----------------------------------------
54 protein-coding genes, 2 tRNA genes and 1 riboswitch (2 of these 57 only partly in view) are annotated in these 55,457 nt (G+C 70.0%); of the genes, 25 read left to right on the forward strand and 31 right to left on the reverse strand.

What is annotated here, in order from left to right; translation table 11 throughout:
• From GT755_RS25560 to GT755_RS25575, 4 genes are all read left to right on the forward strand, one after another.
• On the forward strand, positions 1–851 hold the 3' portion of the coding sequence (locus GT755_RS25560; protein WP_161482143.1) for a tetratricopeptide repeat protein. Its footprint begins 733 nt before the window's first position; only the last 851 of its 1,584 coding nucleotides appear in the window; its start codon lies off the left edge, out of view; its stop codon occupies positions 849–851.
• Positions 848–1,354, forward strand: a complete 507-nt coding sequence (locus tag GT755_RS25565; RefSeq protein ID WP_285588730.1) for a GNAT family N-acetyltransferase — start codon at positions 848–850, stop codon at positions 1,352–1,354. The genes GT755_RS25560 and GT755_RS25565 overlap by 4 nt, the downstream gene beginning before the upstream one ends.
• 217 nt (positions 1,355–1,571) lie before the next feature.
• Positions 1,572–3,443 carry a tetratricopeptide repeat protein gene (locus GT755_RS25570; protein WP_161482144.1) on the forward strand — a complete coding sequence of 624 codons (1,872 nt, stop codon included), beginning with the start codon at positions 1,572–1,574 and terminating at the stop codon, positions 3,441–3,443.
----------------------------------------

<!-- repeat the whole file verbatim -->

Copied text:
54 protein-coding genes, 2 tRNA genes and 1 riboswitch (2 of these 57 only partly in view) are annotated in these 55,457 nt (G+C 70.0%); of the genes, 25 read left to right on the forward strand and 31 right to left on the reverse strand.

What is annotated here, in order from left to right; translation table 11 throughout:
• From GT755_RS25560 to GT755_RS25575, 4 genes are all read left to right on the forward strand, one after another.
• On the forward strand, positions 1–851 hold the 3' portion of the coding sequence (locus GT755_RS25560; protein WP_161482143.1) for a tetratricopeptide repeat protein. Its footprint begins 733 nt before the window's first position; only the last 851 of its 1,584 coding nucleotides appear in the window; its start codon lies off the left edge, out of view; its stop codon occupies positions 849–851.
• Positions 848–1,354, forward strand: a complete 507-nt coding sequence (locus tag GT755_RS25565; RefSeq protein ID WP_285588730.1) for a GNAT family N-acetyltransferase — start codon at positions 848–850, stop codon at positions 1,352–1,354. The genes GT755_RS25560 and GT755_RS25565 overlap by 4 nt, the downstream gene beginning before the upstream one ends.
• 217 nt (positions 1,355–1,571) lie before the next feature.
• Positions 1,572–3,443 carry a tetratricopeptide repeat protein gene (locus GT755_RS25570; protein WP_161482144.1) on the forward strand — a complete coding sequence of 624 codons (1,872 nt, stop codon included), beginning with the start codon at positions 1,572–1,574 and terminating at the stop codon, positions 3,441–3,443.